Essays, notes, and fragments--personal, political, and philosophical--from the midst of things "Provocative, yet flawed. That probably is mostly a function of the fact that it appeared on January 1, and most of us are only now slowly getting our blogging muscles back into shape after the holidays. Not all of it, by any means; Appiah is a serious philosopher, and his book The Ethics of Identity was a serious contribution to the debates over liberty, culture, community and identity. The argument he made in that book--for a "rooted cosmopolitanism," wherein states which Appiah takes much more seriously than nations should be expected to make use of extant cultural resources in order to mold citizens into persons with both healthy particular identities and a robust appreciation for the tentativeness of such--has clearly contributed to the more popular argument he appears to be making in his new book, Cosmopolitanism.
He sees globalization as a positive thing bringing positive changes to traditional ways of life. By carefully selecting his examples, he demonstrates various forms of cultural interaction as a result of globalization.
At the beginning, he narrates a story about Ghanaians enjoying a traditional festival even as they demonstrate acceptance of modern way of life. Appiah argues that Ghanaians have established contacts with the western way of life.
He himself is a product of intermarriage between a Ghanaian father and a British mother. He also informs us that the current president of Ghana was educated in Oxford and is a believer in Roman Catholic.
He also points out that even when locals interact with the western culture they are not completely assimilated. He demonstrates this by referring to arrival of missionaries, which transformed many people to be Christians, but they retained some of their traditional rites.
Appiah admits that some people think that globalization is not good.
As such, they believe that modernity is intruding into traditional rituals. To him, such purists believe that as globalization spreads it wings, traditions will disappear and in its place, the western ideologies would take over.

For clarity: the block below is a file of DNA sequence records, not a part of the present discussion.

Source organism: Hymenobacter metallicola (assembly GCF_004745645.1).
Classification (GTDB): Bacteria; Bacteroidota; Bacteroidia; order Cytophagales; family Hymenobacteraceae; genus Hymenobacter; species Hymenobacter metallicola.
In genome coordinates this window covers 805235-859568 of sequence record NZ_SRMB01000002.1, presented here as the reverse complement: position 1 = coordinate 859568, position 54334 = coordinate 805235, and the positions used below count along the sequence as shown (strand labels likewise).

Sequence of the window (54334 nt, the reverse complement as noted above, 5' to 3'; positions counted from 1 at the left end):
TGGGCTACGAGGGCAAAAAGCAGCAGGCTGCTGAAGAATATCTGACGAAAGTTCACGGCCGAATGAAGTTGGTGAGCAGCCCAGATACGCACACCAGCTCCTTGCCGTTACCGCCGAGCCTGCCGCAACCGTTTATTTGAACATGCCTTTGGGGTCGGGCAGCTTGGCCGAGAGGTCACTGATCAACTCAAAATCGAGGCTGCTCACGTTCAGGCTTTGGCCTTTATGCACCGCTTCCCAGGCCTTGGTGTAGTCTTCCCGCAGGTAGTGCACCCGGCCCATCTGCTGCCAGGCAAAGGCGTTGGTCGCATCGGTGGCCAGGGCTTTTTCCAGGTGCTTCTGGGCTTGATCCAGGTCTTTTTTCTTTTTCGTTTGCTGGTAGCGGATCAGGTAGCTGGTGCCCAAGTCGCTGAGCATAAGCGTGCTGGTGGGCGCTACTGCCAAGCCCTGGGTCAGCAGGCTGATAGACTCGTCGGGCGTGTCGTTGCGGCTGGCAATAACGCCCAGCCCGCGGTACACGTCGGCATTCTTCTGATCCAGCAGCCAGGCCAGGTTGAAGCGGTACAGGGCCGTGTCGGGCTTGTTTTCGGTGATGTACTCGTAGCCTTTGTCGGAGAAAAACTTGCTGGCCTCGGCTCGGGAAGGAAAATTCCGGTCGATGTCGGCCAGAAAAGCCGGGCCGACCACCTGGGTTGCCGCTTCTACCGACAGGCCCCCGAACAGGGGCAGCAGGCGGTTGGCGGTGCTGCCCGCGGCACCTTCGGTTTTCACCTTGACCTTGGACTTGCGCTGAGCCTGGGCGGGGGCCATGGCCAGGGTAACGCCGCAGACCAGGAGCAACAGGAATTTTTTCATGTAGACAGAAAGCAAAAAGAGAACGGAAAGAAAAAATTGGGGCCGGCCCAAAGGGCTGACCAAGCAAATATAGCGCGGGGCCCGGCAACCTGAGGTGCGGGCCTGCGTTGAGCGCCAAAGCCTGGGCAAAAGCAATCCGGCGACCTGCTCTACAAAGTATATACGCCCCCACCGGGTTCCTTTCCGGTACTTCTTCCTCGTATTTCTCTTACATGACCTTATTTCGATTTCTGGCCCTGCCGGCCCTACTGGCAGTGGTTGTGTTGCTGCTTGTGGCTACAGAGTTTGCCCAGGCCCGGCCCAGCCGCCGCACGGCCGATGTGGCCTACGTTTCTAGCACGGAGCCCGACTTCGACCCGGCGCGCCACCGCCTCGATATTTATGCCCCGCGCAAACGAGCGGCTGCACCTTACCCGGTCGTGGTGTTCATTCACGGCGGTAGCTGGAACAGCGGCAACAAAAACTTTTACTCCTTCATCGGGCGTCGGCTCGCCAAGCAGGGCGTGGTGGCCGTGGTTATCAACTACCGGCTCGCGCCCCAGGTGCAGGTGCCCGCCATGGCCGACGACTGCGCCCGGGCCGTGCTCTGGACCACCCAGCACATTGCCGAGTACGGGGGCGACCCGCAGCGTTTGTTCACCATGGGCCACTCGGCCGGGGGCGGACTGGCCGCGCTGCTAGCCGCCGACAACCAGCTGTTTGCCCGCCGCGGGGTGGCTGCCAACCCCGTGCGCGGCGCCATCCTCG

In contrast, he presents a strong argument that with globalization, cultures become evenly spread to many places. Pointing out the UNESCO conference in Octoberhe argues that such purists fear that western images and values are a major threat to cultural diversity.
However, to him such allegations about globalization are false. He quickly demonstrates how the same UNESCO affirms the benefits of globalization like freedom of expression and thought, free flow of ideas, and human rights.
He posits that such values can only become universal if globalization is viewed as a positive thing. To him, universalities can only begin at an individual level as opposed to changing the entire people, tribes, or nation. Globalization has positively transformed the Ghanaian way of life.
Appiah points out how through diffusion of knowledge on farming, some Ghanaians have gained a means of livelihood. Cocoa farmers benefit from the global economy since their chocolate is consumed across the world. He also observes how under globalization, Cocoa prices have fluctuated in the market and the cost of living has risen.
However, he quickly observes that globalization has also opened up new opportunities for the younger generations. As a result, the younger generation does not have to depend on the traditional way of life or cocoa farming.